Dates of Data Collection
Data Collection Mode
Data Collection Notes
- In total, 152 out of the 415 firms which were assigned to one of the four treatment groups did not receive the registration offer. The majority of time (106 cases) this was because the firm was already-registered or quasi-registered at the time of the baseline survey. In 14 cases, the business had closed since the baseline survey, in 18 cases, the owner could not be found in the follow-up, and in 14 cases the business had registered on its own between the baseline survey and the intervention. Five of the owners rejected the offer outright; researchers count these cases as having received the offer. Follow-up visits with the control group revealed 30 firms which were already registered, and a further 12 had closed or moved or couldn't be located.
- The first follow-up was conducted in August 2010, corresponding to a period of between 12 and 18 months after firms were induced to register. Researchers were able to re-interview 465 of the original 520 firms (89%), with such reasons for attrition as not being able to find the owner (20 out of the 55 cases), the owner being abroad (9 out of 55 cases), and firm owners refusing to be re-interviewed (9 out of 55 cases). Researchers cannot reject the null hypothesis that attrition is unrelated to treatment status at conventional significance levels (p=0.17).
- The second follow-up survey was conducted in March 2011, at period averaging 22 months after the start of the intervention. Researchers reached 445 firms in this round, with attrition again unrelated to treatment status (p=0.35).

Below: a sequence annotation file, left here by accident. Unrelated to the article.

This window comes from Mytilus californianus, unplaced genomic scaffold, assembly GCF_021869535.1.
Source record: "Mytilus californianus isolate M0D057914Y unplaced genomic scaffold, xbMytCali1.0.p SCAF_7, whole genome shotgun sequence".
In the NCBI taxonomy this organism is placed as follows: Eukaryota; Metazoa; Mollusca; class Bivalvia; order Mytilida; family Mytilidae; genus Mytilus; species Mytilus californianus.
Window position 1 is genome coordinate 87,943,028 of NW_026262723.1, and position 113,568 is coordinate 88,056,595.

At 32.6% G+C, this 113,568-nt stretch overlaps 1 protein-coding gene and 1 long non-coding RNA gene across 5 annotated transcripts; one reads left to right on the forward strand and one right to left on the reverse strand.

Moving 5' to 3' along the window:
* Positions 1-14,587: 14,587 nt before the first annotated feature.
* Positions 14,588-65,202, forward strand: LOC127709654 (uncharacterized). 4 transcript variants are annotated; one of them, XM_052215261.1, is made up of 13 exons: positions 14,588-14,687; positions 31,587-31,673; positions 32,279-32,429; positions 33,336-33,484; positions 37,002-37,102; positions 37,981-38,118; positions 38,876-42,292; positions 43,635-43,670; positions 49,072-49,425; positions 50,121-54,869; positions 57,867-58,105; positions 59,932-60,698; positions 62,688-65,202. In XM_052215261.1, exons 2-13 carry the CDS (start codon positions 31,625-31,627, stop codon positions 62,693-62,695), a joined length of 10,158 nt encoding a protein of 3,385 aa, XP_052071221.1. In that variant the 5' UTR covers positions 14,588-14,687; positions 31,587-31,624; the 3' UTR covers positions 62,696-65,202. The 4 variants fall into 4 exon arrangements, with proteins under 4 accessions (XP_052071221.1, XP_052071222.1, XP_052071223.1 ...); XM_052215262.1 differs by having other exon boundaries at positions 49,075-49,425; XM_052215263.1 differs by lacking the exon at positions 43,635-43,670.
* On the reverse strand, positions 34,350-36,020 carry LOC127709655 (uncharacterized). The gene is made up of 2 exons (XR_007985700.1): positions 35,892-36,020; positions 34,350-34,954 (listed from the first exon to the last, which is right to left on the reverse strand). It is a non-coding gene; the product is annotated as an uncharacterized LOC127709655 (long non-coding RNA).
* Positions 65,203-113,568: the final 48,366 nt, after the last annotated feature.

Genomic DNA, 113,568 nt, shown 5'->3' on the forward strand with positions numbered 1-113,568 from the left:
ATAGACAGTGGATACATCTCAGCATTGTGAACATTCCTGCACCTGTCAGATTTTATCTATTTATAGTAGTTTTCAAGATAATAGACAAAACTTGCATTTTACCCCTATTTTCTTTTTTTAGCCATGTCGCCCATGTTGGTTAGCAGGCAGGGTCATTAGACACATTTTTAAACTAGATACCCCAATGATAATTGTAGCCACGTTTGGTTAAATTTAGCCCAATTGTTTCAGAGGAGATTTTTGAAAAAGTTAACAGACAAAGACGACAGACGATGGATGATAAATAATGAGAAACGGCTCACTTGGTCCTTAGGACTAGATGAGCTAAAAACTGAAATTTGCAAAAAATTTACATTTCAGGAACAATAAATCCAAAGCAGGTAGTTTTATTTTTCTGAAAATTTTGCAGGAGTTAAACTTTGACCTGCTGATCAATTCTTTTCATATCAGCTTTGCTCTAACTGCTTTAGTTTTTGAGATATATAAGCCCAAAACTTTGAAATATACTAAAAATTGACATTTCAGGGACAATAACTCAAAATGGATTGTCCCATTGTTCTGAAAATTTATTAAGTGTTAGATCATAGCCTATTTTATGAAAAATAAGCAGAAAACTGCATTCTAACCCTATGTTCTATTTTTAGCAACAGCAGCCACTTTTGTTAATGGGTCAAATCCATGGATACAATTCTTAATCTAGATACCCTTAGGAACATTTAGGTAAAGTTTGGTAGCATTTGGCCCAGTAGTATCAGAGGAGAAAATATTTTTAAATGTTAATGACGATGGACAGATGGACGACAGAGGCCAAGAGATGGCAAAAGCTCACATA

- The final follow-up survey was conducted in December 2011, an average of 31 months after the treatment. In this last survey 424 firms were interviewed with attrition again unrelated to treatment status (p=0.40). In addition, proxy reports were used to determine whether the business was still open for a further 59 firms. The remaining 37 firm owners were unable to be located, largely due to their having moved out of the study areas.
Kandy Consulting Group
Four survey questionnaires were administered during the impact evaluation study.
Note that the December 2011 fourth round survey was originally schedule for September 2011, and so some dates in the English version of the questionnaire still refer to September 2011. The dates were changed to correspond to a December 2011 timeline in the Sinhala version.
Use of the dataset must be acknowledged using a citation which would include:
- the Identification of the Primary Investigator
- the title of the survey (including country, acronym and year of implementation)
- the survey reference number
- the source and date of download.
David McKenzie, World Bank; Suresh de Mel, University of Peradeniya; Christopher Woodruff, University of Warwick. Sri Lanka Formalization Experiment Data (SLFED) 2008-2011, Ref. LKA_2008_SLFED_v01_M. Dataset downloaded from [URL] on [date].
Disclaimer and copyrights
The user of the data acknowledges that the original collector of the data, the authorized distributor of the data, and the relevant funding agency bear no responsibility for use of the data or for interpretations or inferences based upon such uses.